Our comparative studies at multiple levels on the angiogenic properties of VCAM-1+CV-MSCs and VCAM-1–CV-MSCs showed that VCAM-1 could be used as a surface marker to select a MSC subpopulation with superior pro-angiogenic activity. Moreover, the exciting therapeutic efficacy of VCAM-1+CV-MSCs on ischemic nude mice not only provided a novel strategy for cell-based therapy of ischemic diseases, but also a hint for banking appropriate MSCs for clinical usage.
Alpha-smooth muscle actin
Angiopoietin-like protein 2
Analysis of variance
Basic fibroblast growth factor
Chemokine (C-C motif) ligand
Chemokine (C-C motif) receptor
Critical limb ischemia
Cutaneous T-cell attracting chemokine
Chemokine (C-X-C motif) ligand
Epidermal growth factor
Enzyme-linked immunosorbent assay
Fluorescence-activated cell sorting
Fetal bovine serum
Granulocyte-colony stimulating factor
Granulocyte–macrophage colony-stimulating factor
Growth regulated oncogene-α
- H & E:
Hematoxylin and eosin
Hepatocyte growth factor
Human umbilical vein endothelial cell
Intercellular cell adhesion molecule-1
Monocyte chemotactic protein
Mesenchymal stem cell
Peripheral arterial disease
Regulated on activation, normal T cell expressed and secreted
Soluble vascular cell adhesion molecule 1
Thymus and activation regulated chemokine
Transforming growth factor beta
Urokinase-type plasminogen activator receptor
Vascular cell adhesion molecule 1
Vascular endothelial cell growth factor
Von Willebrand factor
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This study was supported by The National Basic Research Program of China (2011CB964802), The National Science and Technology Support Program (2013BAI01B09), and The Natural Science Foundation of China (81330015 and 31470951).
The authors declare that they have no competing interests.
WD and Z-CH carried out the conception, designed the experiment, and drafted the manuscript. WD, XL, YC, and SY isolated CV-MSCs, and performed FACS analysis and cell sorting. Z-BH and ZY performed the Affymetrix oligoarrays. WD and ZY carried out the real-time PCR. WD and SY performed the Matrigel angiogenesis assay in vitro and in vivo. WD performed proliferation and the scratch wound healing assay. Z-BH performed the cytokine array and analyzed the data. WD, XL, YC, TM, BS, JC, LL, JL, FC, SL, and JT built the vascular ischemia model, performed cell transplantation, evaluated the ischemia scores, detected the blood perfusion, carried out the angiography, and performed the histological staining. Z-CH, Z-BH, FM, ZL, and XF participated in data analysis and manuscript writing. All authors revised their corresponding content and approved the final manuscript.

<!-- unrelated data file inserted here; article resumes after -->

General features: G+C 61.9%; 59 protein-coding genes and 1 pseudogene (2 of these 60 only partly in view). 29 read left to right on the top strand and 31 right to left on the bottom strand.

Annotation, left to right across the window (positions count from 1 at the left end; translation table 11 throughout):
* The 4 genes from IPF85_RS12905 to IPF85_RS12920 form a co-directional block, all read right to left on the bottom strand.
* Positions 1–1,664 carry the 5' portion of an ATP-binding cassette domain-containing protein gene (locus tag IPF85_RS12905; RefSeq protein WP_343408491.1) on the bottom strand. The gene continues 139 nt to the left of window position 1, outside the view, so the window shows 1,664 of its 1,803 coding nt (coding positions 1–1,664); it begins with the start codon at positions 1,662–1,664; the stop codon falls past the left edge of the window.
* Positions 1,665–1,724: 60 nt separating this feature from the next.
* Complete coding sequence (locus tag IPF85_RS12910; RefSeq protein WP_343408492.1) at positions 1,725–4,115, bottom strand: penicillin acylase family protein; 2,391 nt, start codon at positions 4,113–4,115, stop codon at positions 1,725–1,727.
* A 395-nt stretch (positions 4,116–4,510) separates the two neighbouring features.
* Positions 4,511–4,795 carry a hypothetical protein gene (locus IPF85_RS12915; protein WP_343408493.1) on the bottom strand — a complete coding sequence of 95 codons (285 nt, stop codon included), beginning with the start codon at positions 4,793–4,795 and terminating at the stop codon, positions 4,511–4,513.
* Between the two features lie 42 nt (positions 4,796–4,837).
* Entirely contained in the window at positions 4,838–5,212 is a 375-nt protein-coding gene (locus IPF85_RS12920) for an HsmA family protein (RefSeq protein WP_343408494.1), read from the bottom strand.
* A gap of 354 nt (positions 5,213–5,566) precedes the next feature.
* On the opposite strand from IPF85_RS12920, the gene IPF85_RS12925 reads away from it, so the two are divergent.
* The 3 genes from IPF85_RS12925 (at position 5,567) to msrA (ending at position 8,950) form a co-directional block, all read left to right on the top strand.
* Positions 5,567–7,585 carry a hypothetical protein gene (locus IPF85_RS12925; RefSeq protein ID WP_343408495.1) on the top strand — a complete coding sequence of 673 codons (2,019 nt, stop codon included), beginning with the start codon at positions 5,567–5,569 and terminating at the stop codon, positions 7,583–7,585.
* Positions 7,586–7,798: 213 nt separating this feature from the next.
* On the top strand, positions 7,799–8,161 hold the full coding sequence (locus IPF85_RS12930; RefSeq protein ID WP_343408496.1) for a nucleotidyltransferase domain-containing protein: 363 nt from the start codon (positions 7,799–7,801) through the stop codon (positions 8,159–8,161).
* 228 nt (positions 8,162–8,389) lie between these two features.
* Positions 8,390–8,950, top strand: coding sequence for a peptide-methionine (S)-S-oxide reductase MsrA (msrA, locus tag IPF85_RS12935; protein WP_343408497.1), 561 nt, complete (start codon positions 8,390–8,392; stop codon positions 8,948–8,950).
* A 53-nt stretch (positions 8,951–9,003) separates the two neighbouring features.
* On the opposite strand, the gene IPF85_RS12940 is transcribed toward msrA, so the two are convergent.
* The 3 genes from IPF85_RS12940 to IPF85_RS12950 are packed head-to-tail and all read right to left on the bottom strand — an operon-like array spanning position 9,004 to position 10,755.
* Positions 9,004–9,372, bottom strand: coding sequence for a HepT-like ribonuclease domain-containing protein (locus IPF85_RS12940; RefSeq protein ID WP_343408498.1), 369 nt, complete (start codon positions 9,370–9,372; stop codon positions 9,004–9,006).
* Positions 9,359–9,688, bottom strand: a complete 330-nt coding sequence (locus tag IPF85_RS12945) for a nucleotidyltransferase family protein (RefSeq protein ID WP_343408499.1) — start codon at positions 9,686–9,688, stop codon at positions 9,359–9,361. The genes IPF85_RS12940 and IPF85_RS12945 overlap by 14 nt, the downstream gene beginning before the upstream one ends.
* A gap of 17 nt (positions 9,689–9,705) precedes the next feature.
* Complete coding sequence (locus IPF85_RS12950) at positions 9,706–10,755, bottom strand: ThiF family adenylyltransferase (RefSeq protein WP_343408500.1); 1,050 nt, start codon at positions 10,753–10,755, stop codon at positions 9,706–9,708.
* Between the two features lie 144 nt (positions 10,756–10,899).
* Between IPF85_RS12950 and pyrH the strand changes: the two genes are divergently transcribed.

is Table S1 presenting primers for real-time reverse transcription PCR, Table S2 presenting the description of the human cytokine antibody array (AAH-CYT-G1000), Table S3 presenting the phenotype of three donor-derived CV-MSCs, Table S4 presenting differential angiogenesis cytokines of VCAM-1–CV-MSCs and VCAM-1+CV-MSCs, Fig. S1 showing sVCAM-1 concentration in 48-hour CM of VCAM-1+CV-MSCs and VCAM-1–CV-MSCs measured by ELISA, and Fig. S2 showing the endothelial-like cells derived from VCAM-1+CV-MSCs and VCAM-1–CV-MSCs harvested after in vitro endothelial induction and immunostained by anti-vWF antibodies to evaluate their endothelial differentiation capacities. (PDF 524 kb)